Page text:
Immigration advocates deliver cantaloupes to House GOP lawmakers

August 1, 2013

Updated 11:18 a.m.

The House is leaving Washington for a five-week recess without holding votes on any legislation regarding immigration reform, but not before hundreds of lawmakers received a fruity parting gift.

Responding to recent comments by Rep. Steve King (R-Iowa) -- arguably the most outspoken GOP critic of immigration reform -- activists delivered cantaloupes Thursday to the offices of the 224 lawmakers who recently voted in favor of King's proposal that would force the Obama administration to resume the deportations of children of illegal immigrants.

King's proposal was successfully added to a Homeland Security appropriations bill in June when 221 Republicans and three Democrats voted in favor of it.

More recently, King has earned the ire of Republicans, Democrats and immigrant advocates for suggesting that undocumented immigrants will never be legalized because of the high number of undocumented immigrants who carry drugs across the border.

“For everyone who’s a valedictorian, there’s another 100 out there who weigh 130 pounds — and they’ve got calves the size of cantaloupes because they’re hauling 75 pounds of marijuana across the desert,” King said in a recent interview with the conservative news site Newsmax. “Those people would be legalized with the same act.”

King's comments inspired some Hispanics to photograph their calves and use social media to disprove King's assertions. Now they're bringing their concerns to Capitol Hill.

Activists affiliated with United Farm Workers, United We Stand and America's Voice began delivering the cantaloupes Thursday morning, fanning out across House office buildings. Each piece of fruit was affixed with a placard that read, “This cantaloupe was picked by immigrant hands in California. You gave Steve King a vote. Give us a vote for citizenship.”

Amanda Moreno, 23, of Arlington, immigrated with her parents from Honduras when she was 15. “Today is a critical day, it’s the day before they go out on recess, and they need to know that when they get back, we’re going to be pressuring them, and it has to be done, and it has to be done before November," she said.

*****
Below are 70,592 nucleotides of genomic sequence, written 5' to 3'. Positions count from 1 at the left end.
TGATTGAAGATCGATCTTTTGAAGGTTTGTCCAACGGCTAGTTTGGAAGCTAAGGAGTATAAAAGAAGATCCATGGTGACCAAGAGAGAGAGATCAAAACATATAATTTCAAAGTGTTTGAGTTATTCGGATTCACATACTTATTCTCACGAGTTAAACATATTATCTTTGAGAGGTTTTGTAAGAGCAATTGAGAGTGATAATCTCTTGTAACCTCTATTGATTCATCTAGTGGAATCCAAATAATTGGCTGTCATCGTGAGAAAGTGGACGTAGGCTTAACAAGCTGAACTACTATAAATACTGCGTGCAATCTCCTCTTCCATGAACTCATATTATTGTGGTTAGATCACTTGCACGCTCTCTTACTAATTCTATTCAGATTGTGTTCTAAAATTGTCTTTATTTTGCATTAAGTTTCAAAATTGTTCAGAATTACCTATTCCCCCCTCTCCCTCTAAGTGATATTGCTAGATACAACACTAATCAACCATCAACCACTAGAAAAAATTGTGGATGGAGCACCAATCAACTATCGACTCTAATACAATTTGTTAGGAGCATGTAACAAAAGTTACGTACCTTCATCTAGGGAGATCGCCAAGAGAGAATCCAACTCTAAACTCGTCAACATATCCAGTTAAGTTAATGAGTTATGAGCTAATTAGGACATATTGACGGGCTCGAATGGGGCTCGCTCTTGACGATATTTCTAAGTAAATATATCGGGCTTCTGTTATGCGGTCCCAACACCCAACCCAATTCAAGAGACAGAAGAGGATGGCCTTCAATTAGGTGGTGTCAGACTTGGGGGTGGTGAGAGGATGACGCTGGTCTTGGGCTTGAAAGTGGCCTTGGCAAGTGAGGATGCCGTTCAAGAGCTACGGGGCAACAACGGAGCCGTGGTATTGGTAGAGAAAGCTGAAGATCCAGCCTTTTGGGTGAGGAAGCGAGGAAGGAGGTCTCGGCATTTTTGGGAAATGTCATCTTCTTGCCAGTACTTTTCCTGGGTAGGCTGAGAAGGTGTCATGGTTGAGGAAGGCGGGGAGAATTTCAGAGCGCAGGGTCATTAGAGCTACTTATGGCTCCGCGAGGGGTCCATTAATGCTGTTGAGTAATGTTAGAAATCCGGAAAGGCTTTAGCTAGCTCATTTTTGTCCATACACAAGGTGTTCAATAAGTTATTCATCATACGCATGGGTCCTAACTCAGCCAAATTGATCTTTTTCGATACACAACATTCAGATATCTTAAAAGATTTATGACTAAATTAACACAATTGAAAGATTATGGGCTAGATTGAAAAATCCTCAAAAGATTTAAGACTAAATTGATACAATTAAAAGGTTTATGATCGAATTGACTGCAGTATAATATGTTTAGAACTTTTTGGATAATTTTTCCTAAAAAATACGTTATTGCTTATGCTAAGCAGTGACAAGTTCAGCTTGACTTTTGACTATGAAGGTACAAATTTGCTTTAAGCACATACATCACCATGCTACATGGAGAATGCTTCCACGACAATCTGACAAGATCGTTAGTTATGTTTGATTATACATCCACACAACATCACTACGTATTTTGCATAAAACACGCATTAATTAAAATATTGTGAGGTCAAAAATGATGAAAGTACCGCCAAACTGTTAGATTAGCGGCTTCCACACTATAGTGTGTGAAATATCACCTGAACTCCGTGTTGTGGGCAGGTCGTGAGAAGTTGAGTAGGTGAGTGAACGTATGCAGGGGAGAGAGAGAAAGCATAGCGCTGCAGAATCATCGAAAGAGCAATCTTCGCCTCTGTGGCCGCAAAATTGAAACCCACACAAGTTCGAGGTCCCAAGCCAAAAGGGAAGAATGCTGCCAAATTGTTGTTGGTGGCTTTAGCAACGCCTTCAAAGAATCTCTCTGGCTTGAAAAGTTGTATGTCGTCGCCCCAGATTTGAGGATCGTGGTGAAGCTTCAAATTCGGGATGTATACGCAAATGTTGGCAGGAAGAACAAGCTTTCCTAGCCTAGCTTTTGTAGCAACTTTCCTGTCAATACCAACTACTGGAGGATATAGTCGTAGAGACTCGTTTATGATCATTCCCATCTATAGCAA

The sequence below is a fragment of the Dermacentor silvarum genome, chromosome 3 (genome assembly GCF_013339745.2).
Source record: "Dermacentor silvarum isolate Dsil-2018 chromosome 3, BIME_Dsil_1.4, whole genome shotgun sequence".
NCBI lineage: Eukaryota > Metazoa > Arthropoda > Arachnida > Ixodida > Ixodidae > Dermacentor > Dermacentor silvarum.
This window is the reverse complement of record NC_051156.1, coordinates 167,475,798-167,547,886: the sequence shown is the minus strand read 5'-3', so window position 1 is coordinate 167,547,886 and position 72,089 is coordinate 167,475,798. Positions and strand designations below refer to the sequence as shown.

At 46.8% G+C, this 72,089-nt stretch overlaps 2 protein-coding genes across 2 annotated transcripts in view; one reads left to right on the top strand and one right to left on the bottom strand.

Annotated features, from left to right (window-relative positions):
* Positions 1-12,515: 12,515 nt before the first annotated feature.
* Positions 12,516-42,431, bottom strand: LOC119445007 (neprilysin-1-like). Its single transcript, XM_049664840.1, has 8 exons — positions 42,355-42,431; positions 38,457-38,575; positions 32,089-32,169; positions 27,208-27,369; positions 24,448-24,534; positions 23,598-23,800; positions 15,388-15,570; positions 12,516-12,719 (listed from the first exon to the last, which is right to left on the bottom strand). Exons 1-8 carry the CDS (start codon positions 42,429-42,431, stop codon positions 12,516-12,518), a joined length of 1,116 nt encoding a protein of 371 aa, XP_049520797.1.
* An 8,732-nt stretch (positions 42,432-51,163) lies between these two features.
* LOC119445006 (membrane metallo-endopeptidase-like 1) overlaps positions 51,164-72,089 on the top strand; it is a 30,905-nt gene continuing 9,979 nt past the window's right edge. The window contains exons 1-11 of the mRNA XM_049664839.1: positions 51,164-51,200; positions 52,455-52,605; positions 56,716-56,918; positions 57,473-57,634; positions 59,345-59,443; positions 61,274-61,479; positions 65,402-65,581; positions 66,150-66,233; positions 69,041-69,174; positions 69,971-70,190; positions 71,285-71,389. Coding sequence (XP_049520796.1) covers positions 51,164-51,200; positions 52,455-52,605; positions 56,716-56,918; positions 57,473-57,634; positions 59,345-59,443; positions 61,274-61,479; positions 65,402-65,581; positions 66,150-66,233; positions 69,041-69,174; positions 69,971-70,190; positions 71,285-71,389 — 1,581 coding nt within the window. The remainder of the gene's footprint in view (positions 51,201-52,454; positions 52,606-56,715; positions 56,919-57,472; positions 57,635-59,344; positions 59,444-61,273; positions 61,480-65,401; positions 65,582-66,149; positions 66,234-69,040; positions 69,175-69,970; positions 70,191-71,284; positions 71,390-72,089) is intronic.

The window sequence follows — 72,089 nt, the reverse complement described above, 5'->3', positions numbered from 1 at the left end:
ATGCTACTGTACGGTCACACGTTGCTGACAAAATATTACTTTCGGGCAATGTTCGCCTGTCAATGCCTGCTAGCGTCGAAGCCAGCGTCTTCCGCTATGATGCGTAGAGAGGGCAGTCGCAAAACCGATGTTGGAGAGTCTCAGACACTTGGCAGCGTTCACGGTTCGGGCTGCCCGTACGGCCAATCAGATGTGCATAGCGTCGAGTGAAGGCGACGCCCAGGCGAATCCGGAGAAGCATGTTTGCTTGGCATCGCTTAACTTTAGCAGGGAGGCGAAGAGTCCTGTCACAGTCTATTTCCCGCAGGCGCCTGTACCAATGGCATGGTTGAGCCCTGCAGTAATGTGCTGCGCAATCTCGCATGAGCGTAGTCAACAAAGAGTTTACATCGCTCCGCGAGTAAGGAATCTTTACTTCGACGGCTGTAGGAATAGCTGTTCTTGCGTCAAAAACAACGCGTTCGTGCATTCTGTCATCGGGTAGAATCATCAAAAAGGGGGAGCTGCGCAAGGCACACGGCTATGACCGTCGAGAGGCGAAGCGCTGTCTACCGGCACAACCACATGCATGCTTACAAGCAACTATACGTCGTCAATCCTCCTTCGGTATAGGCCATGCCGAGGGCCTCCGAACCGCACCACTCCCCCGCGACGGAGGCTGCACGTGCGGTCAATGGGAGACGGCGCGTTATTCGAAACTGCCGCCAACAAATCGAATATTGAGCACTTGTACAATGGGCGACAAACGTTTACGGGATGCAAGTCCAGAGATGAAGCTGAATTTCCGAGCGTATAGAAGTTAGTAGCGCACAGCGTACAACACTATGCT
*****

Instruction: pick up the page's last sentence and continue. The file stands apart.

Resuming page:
Moreno walked the halls of the Cannon House Office Building Thursday morning with Jose Diaz, 20, who lives in Connecticut and immigrated with his parents from Mexico when he was 10, and Emilio Vicente, 21, who lives in North Carolina and came to the United States with his parents from Guatemala when he was 6 years old.

Vicente said he came to Washington "to remind them [Republicans] that a lot of us are listening to what they’re saying, it is offensive, and we’re not just willing to stand by and let them talk about us and our families and that we will speak out."

Moreno, Diaz and Vicente and the three groups they worked with Thursday also are partnering with dozens of smaller regional organizations over the course of the five-week summer recess to target dozens of House Republicans in hopes of convincing them to support immigration reform legislation when the House reconvenes in September.

House Republican leaders have not yet scheduled any votes on immigration legislation, but are expected to call a vote first on a bipartisan border security measure at some point either in September or October.

Follow Ed O'Keefe on Twitter: @edatpost

Ed O’Keefe is a congressional reporter with The Washington Post and covered the 2008 and 2012 presidential and congressional elections.
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